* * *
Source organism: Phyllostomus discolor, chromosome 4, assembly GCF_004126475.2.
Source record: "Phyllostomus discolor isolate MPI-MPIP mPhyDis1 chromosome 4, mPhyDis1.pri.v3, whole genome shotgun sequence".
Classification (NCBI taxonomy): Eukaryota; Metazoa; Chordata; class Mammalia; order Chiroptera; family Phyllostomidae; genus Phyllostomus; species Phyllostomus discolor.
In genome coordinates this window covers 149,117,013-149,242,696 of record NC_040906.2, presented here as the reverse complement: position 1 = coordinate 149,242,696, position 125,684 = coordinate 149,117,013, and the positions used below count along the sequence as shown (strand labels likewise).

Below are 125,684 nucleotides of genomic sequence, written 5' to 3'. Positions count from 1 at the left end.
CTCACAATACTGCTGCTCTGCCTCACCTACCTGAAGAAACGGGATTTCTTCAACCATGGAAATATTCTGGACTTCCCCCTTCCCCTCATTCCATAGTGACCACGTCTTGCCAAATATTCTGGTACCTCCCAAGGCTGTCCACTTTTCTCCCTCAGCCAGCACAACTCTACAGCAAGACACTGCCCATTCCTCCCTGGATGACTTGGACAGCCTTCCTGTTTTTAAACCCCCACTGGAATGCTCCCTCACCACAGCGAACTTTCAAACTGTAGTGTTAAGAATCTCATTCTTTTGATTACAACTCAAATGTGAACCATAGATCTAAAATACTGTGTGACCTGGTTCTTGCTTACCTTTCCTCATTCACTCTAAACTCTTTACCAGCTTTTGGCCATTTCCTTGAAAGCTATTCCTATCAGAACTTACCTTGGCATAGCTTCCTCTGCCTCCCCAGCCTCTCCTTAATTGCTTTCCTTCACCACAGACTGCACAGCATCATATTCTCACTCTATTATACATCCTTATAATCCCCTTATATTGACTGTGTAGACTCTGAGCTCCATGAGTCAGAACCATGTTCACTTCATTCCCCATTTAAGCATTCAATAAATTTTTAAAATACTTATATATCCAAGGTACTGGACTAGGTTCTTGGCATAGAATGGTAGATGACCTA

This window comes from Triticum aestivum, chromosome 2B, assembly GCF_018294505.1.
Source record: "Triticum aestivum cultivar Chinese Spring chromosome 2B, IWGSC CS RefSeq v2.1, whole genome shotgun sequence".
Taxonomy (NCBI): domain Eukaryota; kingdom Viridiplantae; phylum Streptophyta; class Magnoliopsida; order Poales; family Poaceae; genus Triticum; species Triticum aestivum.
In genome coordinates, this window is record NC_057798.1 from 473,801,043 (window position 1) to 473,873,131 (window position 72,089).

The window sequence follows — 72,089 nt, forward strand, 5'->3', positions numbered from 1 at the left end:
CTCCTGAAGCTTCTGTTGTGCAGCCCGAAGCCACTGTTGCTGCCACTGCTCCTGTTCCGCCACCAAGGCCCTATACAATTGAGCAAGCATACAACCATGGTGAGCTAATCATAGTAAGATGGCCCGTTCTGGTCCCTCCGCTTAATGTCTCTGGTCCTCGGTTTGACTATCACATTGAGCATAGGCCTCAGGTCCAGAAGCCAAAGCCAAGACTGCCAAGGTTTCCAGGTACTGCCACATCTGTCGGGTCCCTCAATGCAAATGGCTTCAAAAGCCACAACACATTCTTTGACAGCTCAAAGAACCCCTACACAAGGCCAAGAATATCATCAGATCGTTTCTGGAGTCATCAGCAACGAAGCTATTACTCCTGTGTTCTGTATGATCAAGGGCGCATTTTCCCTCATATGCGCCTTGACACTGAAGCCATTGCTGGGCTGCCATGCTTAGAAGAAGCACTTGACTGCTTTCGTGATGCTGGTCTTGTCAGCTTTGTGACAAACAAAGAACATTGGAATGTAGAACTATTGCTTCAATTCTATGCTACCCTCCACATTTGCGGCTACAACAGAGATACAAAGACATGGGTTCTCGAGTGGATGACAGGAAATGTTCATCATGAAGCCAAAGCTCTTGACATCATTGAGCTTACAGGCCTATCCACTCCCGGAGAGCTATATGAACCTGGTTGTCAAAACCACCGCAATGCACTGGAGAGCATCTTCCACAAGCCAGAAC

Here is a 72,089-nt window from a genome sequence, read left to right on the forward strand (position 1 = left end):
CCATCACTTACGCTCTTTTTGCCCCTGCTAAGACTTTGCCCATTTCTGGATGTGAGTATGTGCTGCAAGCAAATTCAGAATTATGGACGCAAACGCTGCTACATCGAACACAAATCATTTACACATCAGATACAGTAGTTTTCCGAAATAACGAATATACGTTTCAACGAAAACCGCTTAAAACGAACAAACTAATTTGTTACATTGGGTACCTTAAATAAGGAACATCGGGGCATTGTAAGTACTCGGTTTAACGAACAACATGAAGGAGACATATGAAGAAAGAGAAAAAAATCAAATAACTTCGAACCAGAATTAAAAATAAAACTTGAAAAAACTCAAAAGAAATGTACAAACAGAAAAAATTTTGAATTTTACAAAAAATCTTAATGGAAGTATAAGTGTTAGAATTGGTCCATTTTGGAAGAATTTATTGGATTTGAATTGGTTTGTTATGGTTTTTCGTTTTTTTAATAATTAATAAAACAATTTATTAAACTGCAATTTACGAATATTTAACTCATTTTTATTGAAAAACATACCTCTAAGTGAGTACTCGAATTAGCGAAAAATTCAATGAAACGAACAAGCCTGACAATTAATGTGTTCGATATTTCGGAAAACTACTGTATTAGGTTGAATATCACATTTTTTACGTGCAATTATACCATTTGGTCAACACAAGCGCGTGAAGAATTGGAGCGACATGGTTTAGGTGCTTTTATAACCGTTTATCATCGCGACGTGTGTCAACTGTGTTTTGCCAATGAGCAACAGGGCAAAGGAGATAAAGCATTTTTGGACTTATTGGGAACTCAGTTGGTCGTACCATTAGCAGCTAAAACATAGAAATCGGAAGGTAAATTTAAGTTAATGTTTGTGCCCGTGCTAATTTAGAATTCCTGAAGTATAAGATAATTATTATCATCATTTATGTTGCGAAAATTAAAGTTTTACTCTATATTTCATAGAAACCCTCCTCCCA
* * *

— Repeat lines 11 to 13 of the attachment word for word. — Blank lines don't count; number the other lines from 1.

The window sequence follows — 72,089 nt, forward strand, 5'->3', positions numbered from 1 at the left end:
CTCCTGAAGCTTCTGTTGTGCAGCCCGAAGCCACTGTTGCTGCCACTGCTCCTGTTCCGCCACCAAGGCCCTATACAATTGAGCAAGCATACAACCATGGTGAGCTAATCATAGTAAGATGGCCCGTTCTGGTCCCTCCGCTTAATGTCTCTGGTCCTCGGTTTGACTATCACATTGAGCATAGGCCTCAGGTCCAGAAGCCAAAGCCAAGACTGCCAAGGTTTCCAGGTACTGCCACATCTGTCGGGTCCCTCAATGCAAATGGCTTCAAAAGCCACAACACATTCTTTGACAGCTCAAAGAACCCCTACACAAGGCCAAGAATATCATCAGATCGTTTCTGGAGTCATCAGCAACGAAGCTATTACTCCTGTGTTCTGTATGATCAAGGGCGCATTTTCCCTCATATGCGCCTTGACACTGAAGCCATTGCTGGGCTGCCATGCTTAGAAGAAGCACTTGACTGCTTTCGTGATGCTGGTCTTGTCAGCTTTGTGACAAACAAAGAACATTGGAATGTAGAACTATTGCTTCAATTCTATGCTACCCTCCACATTTGCGGCTACAACAGAGATACAAAGACATGGGTTCTCGAGTGGATGACAGGAAATGTTCATCATGAAGCCAAAGCTCTTGACATCATTGAGCTTACAGGCCTATCCACTCCCGGAGAGCTATATGAACCTGGTTGTCAAAACCACCGCAATGCACTGGAGAGCATCTTCCACAAGCCAGAAC

Here is a 72,089-nt window from a genome sequence, read left to right on the forward strand (position 1 = left end):